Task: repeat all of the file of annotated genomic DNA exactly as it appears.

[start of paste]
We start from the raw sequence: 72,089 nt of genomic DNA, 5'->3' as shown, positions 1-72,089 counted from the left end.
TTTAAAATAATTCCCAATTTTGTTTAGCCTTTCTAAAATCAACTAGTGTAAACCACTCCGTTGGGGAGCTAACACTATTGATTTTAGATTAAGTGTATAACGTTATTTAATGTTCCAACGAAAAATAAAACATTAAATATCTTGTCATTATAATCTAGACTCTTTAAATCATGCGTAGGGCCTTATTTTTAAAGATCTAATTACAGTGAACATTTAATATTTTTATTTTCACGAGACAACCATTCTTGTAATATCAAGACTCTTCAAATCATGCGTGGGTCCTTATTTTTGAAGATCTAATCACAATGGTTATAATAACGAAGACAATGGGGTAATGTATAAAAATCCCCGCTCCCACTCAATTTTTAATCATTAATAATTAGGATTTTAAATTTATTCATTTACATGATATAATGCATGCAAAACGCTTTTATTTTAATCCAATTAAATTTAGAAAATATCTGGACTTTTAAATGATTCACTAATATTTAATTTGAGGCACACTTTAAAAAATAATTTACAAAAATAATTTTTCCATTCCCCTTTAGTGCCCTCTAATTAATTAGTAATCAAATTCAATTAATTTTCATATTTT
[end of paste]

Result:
We start from the raw sequence: 72,089 nt of genomic DNA, 5'->3' as shown, positions 1-72,089 counted from the left end.
TTTAAAATAATTCCCAATTTTGTTTAGCCTTTCTAAAATCAACTAGTGTAAACCACTCCGTTGGGGAGCTAACACTATTGATTTTAGATTAAGTGTATAACGTTATTTAATGTTCCAACGAAAAATAAAACATTAAATATCTTGTCATTATAATCTAGACTCTTTAAATCATGCGTAGGGCCTTATTTTTAAAGATCTAATTACAGTGAACATTTAATATTTTTATTTTCACGAGACAACCATTCTTGTAATATCAAGACTCTTCAAATCATGCGTGGGTCCTTATTTTTGAAGATCTAATCACAATGGTTATAATAACGAAGACAATGGGGTAATGTATAAAAATCCCCGCTCCCACTCAATTTTTAATCATTAATAATTAGGATTTTAAATTTATTCATTTACATGATATAATGCATGCAAAACGCTTTTATTTTAATCCAATTAAATTTAGAAAATATCTGGACTTTTAAATGATTCACTAATATTTAATTTGAGGCACACTTTAAAAAATAATTTACAAAAATAATTTTTCCATTCCCCTTTAGTGCCCTCTAATTAATTAGTAATCAAATTCAATTAATTTTCATATTTT